NPM 078-2007

Requesting Entity: Province of Sarrangani

Issues Concern: Clarification of Certain Provisions of R.A. 9184 and its IRR-A



1. Who has the authority to determine what items are to be procured?

The preparation and updating of the PPMPs shall be the responsibility of the respective Project Management Offices or the end-user units of the procuring entity. The consolidation of these PPMPs into an APP shall be lodged with the Secretariat of the BAC of the procuring entity. (Section 7.4, IRR-A)

2. Can a bidder insist on its qualifications and its product, even if it did not conform to the specifications provided by the procuring entity?

Section 17 of the IRR-A provides that the specifications and other terms in the bidding documents shall reflect minimum requirements or specifications required to meet the needs of the procuring entity in clear and unambiguous terms. The BAC shall examine the technical components of the bids using the "pass/fail" criteria to determine whether all required documents are present. Only bids that are determined to contain all the bid requirements of the bid component shall be considered for opening and evaluation of their financial component.

Hence, the bidder cannot insist on its specification especially if said specification is inconsistent with those stated in the bidding documents.

3. Can a post-disqualified bidder be declared as qualified for failure of the procuring entity to rule on the motion for reconsideration or protest within the seven (7) calendar days upon verbal notification or receipt of the decision of the BAC? When is there undue delay?

Failure to decide on the protest within the prescribed seven (7) calendar day period, does not result in the automatic qualification of an ineligible bidder nor in the curing of any defect found in its bid. The head of the procuring entity may, however, be held administratively and/or criminially liable in case there is undue delay to observe such period (Section 65.1, IRR-A). There is undue delay in case the failure to observe the periods prescribed under R.A. 9184 and its IRR-A is without justifiable cause, without basis and arbitrary.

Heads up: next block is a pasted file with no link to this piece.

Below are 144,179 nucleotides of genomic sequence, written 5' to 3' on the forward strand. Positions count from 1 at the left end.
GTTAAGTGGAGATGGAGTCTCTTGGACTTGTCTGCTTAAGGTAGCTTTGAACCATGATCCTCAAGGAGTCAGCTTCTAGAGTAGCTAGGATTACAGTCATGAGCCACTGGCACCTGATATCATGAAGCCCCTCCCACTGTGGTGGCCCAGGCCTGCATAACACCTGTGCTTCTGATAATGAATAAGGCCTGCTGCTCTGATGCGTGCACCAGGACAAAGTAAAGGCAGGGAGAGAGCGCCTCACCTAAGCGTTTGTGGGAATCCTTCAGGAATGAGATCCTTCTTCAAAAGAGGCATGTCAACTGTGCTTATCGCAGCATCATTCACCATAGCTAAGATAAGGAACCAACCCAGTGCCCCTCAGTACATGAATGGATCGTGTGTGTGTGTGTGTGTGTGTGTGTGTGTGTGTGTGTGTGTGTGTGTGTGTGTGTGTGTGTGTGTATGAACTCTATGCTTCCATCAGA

Hence, the post-disqualified bidder cannot be awarded the contract by mere failure of the head of the procuring entity to resolve or rule on the motion for reconsideration or protest. This is without prejudice to whatever sanctions that may be imposed upon the head of the procuring entity if there is delay without justifiable cause.

4. How do we construe the three (3)-month period for the bidding process vis-a-vis a protest filed beyond said three (3)-month period?

Decisions of the BAC with respect to the bidding may be protested in writing to the head of the procuring entity. The protest must be filed within seven (7) calendar days from receipt of the party concerned of the resolution of the BAC denying its motion for reconsideration (Section 55.1, IRR-A).

There may be some instances when the procurement process exceed the three (3) month period under Section 38.1 of the IRR-A. However, it will not preclude any bidder to file a protest in accordance with Section 55.1 of the IRR-A.

5. When is there a perfected contract?

The contract is perfected upon the signing thereof by the parties in accordance with existing laws, rules and regulations, and upon approval by the head of the procuring entity or his duly authorized representative, when further approval of higher authority is required, and submission of all the documentary requirements to perfect the contract (Section 37.4, IRR-A).

6. Does a post-disqualified bidder have the legal standing to question the ABC?

Inasmuch as there is no specific provision in IRR-A which specially prohibits a post-disqualified bidder to question the procuring entity's ABC, it may be presumed that the said bidder may probe into the propriety of the ABC.

7. When is the remedy of arbitration allowed?

Under Section 59 of IRR-A, any and all disputes arising from the implementation of a contract shall be submitted to arbitration in the Philippines in accordance with R.A. 876, otherwise known as the Philippine Arbitration Law. The process of arbitration shall be incorporated as a provision in the contract that will be executed pursuant to the provisions of R.A. 9184 and its IRR-A. By mutual agreement, the parties may agree in writing to resort to other alternative modes of dispute resolution.

What is the role of the GPPB in case of an appeal to the Regional Trial Court?

[T]he GPPB is an administrative body imbued with quasi-legislative or rule-making power to determine policy directions in the area of public procurement. It has no jurisdiction to rule over actual controversies with regard to the conduct of the bidding process considering that it has no quasi-judicial functions under the law.